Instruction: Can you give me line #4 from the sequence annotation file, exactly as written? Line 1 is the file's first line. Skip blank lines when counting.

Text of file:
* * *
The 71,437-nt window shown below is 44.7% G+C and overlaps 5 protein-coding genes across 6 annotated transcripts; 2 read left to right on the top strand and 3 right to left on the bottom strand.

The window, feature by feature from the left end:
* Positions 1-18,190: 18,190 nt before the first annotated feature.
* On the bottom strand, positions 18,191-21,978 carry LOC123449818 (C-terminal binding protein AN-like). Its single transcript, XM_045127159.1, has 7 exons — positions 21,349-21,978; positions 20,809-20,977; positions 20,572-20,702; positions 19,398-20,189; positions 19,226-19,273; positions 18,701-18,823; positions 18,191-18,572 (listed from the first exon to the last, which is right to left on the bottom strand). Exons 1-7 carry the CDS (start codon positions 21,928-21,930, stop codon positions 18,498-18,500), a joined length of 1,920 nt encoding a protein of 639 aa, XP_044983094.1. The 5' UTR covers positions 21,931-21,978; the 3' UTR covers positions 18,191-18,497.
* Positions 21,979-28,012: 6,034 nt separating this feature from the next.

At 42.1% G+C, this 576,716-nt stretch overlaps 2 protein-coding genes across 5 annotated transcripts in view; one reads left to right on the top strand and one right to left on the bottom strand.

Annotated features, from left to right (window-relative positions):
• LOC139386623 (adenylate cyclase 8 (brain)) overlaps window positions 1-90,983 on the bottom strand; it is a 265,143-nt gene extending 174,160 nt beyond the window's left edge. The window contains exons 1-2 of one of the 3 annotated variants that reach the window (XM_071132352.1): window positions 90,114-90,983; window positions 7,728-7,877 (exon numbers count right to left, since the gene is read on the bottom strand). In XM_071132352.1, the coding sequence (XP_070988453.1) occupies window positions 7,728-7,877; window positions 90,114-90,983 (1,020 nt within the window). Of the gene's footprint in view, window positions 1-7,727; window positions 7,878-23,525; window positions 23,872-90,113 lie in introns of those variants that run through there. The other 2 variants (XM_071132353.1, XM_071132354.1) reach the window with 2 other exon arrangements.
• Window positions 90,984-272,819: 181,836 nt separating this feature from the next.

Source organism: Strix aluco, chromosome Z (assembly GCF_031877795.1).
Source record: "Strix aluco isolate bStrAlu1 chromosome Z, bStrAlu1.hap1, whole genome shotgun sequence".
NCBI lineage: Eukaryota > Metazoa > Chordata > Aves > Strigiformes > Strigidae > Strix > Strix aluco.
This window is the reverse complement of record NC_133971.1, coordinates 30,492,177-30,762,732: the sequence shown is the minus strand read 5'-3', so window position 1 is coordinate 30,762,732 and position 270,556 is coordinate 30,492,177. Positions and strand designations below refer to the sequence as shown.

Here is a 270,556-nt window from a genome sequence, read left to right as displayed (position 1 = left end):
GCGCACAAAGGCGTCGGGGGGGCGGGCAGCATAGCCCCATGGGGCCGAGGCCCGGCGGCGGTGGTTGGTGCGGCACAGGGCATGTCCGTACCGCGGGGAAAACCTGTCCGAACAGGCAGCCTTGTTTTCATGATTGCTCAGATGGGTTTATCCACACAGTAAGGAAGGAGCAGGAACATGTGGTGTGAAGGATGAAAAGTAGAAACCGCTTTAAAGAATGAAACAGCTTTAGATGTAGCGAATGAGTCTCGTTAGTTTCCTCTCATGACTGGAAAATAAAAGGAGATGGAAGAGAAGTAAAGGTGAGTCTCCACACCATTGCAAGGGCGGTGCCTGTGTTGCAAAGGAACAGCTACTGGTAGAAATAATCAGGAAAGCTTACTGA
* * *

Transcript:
* On the bottom strand, positions 18,191-21,978 carry LOC123449818 (C-terminal binding protein AN-like). Its single transcript, XM_045127159.1, has 7 exons — positions 21,349-21,978; positions 20,809-20,977; positions 20,572-20,702; positions 19,398-20,189; positions 19,226-19,273; positions 18,701-18,823; positions 18,191-18,572 (listed from the first exon to the last, which is right to left on the bottom strand). Exons 1-7 carry the CDS (start codon positions 21,928-21,930, stop codon positions 18,498-18,500), a joined length of 1,920 nt encoding a protein of 639 aa, XP_044983094.1. The 5' UTR covers positions 21,931-21,978; the 3' UTR covers positions 18,191-18,497.